If a single person dies without a Will his or her estate will pass to such persons “heirs” as defined by the Colorado statutes. When a single person with children dies without a Will, Colorado laws provides that the entire estate goes to the children. If a single person has no children or other descendants, his or her estate will pass to such person’s surviving parents. If both parents are deceased, the single person’s brothers and sisters receive the estate. If no brothers or sisters exist, Colorado then looks to the next closest living relatives beginning with nieces and nephews, and later grandparents, aunts and uncles and so on. If no family can be found, the estate could ultimately end up being disposed of according to Colorado's unclaimed property laws.

The Colorado statute broadly defines a person’s relatives to include relatives of half blood. If a single person dies and his or her parents are deceased, and such person has, for example, two whole blood siblings and two half blood siblings, all the siblings would inherit equally. Such results may or may not be desirable. The point to remember is that you don’t decide who receives your estate, the State of Colorado does.

A single person with minor children has special estate planning needs. If your ex-spouse predeceases you and no one has been named as guardian of your children the court has the right to make this appointment. The single parent also needs to appoint someone to manage the funds that are left for the minor children’s benefit. This selection should be someone who can be trusted, who is money wise, and can manage the funds that will take care of the health and well-being of the children. These concerns can be addressed in a valid Will which names a Guardian to care of the minor children and a Trustee to manage the children’s estates.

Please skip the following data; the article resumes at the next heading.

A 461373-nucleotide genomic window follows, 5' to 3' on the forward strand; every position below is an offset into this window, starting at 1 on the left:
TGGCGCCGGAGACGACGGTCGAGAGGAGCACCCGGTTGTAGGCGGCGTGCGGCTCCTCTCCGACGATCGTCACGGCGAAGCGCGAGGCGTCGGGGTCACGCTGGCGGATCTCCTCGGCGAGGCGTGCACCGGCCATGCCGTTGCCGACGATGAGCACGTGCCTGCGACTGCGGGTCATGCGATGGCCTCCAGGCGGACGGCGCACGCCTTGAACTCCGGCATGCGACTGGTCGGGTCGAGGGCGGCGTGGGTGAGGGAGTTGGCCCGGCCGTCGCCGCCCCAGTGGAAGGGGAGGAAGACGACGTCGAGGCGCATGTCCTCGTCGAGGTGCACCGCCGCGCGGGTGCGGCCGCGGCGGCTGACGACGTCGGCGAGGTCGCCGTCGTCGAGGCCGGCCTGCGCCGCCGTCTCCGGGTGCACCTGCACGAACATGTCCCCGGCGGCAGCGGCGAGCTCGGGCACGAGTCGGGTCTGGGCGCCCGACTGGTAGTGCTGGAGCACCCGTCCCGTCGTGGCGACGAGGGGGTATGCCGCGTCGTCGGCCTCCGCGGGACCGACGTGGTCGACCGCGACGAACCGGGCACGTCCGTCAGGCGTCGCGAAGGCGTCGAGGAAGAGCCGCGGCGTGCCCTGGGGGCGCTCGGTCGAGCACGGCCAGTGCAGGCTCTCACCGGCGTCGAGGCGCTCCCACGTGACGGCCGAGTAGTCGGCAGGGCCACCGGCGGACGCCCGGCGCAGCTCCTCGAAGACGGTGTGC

A Living Will, known as a Declaration as to Medical or Surgical Treatment in Colorado, is not really a Will at all, but is a document which allows you to specify whether you want life-prolonging measures administered in the event you have been diagnosed with a terminal condition. In Colorado, your Living Will does not go into effect until two doctors both agree that you have an injury, disease or illness which is not curable or reversible. In addition, Living Wills may also be used to stop tube feeding and other forms of artificial nourishment, but only if you clearly state this in the Living Will. Without a Living Will, you could lie in a vegetative state for months, even years, and the burden could fall to your loved ones to petition the court to have the life-prolonging medical care withdrawn.

If the avoidance of probate or privacy are a concern, a single person should also consider the use of a revocable living trust. Assets owned by a trust pass outside the probate estate and can be distributed by the Trustee to the beneficiaries without the delays commonly associated with probate.

A single person who is charitably inclined needs to have an estate plan in place to ensure that all or a portion of their estate be distributed to the charity or charities of their choice. A Will or trust can be an effective vehicle to satisfy your charitable desires.

If a single person has an estate large enough to be subject to the federal estate tax, there are many estate planning options at their disposal to eliminate or reduce federal estate taxes, including the utilization of a disciplined gifting program or the use of irrevocable trusts to remove assets, such as life insurance, from their taxed estate.

Certain assets, such as retirement plans and life insurance pass by contract. That is, they pass to the persons or entities you designate as the beneficiary, after you die. Proper designation of beneficiaries on retirement plans and life insurance is an often over-looked aspect of estate planning. Failure to account for a divorce, or the birth or death of a current or potential beneficiary on an existing beneficiary designation, can lead to unwanted results.

Estate planning is not just for married individuals. Whether you’re a single parent or a single adult, making your estate plan is an important part of your future.

Contact us for a Free 45 minute consultation to discuss your desires and needs. Reach out to us at